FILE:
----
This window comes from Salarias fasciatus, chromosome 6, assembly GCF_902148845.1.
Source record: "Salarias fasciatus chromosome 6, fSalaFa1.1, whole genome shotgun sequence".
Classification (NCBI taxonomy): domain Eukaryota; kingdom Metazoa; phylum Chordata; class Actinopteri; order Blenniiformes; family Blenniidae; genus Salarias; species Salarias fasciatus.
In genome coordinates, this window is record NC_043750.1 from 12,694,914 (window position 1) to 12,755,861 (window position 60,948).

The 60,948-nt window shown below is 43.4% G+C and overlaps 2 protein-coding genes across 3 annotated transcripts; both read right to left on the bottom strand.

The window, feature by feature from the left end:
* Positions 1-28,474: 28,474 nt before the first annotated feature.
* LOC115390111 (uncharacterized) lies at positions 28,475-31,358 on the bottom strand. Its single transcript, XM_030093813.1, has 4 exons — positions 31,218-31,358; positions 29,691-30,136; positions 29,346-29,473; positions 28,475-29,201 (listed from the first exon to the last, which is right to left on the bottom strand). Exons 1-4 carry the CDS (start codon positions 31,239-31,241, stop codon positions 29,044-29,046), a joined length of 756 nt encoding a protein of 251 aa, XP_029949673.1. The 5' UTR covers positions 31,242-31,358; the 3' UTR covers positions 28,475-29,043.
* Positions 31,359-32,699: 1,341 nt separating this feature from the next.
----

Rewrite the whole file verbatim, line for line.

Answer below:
This window comes from Salarias fasciatus, chromosome 6, assembly GCF_902148845.1.
Source record: "Salarias fasciatus chromosome 6, fSalaFa1.1, whole genome shotgun sequence".
Classification (NCBI taxonomy): domain Eukaryota; kingdom Metazoa; phylum Chordata; class Actinopteri; order Blenniiformes; family Blenniidae; genus Salarias; species Salarias fasciatus.
In genome coordinates, this window is record NC_043750.1 from 12,694,914 (window position 1) to 12,755,861 (window position 60,948).

The 60,948-nt window shown below is 43.4% G+C and overlaps 2 protein-coding genes across 3 annotated transcripts; both read right to left on the bottom strand.

The window, feature by feature from the left end:
* Positions 1-28,474: 28,474 nt before the first annotated feature.
* LOC115390111 (uncharacterized) lies at positions 28,475-31,358 on the bottom strand. Its single transcript, XM_030093813.1, has 4 exons — positions 31,218-31,358; positions 29,691-30,136; positions 29,346-29,473; positions 28,475-29,201 (listed from the first exon to the last, which is right to left on the bottom strand). Exons 1-4 carry the CDS (start codon positions 31,239-31,241, stop codon positions 29,044-29,046), a joined length of 756 nt encoding a protein of 251 aa, XP_029949673.1. The 5' UTR covers positions 31,242-31,358; the 3' UTR covers positions 28,475-29,043.
* Positions 31,359-32,699: 1,341 nt separating this feature from the next.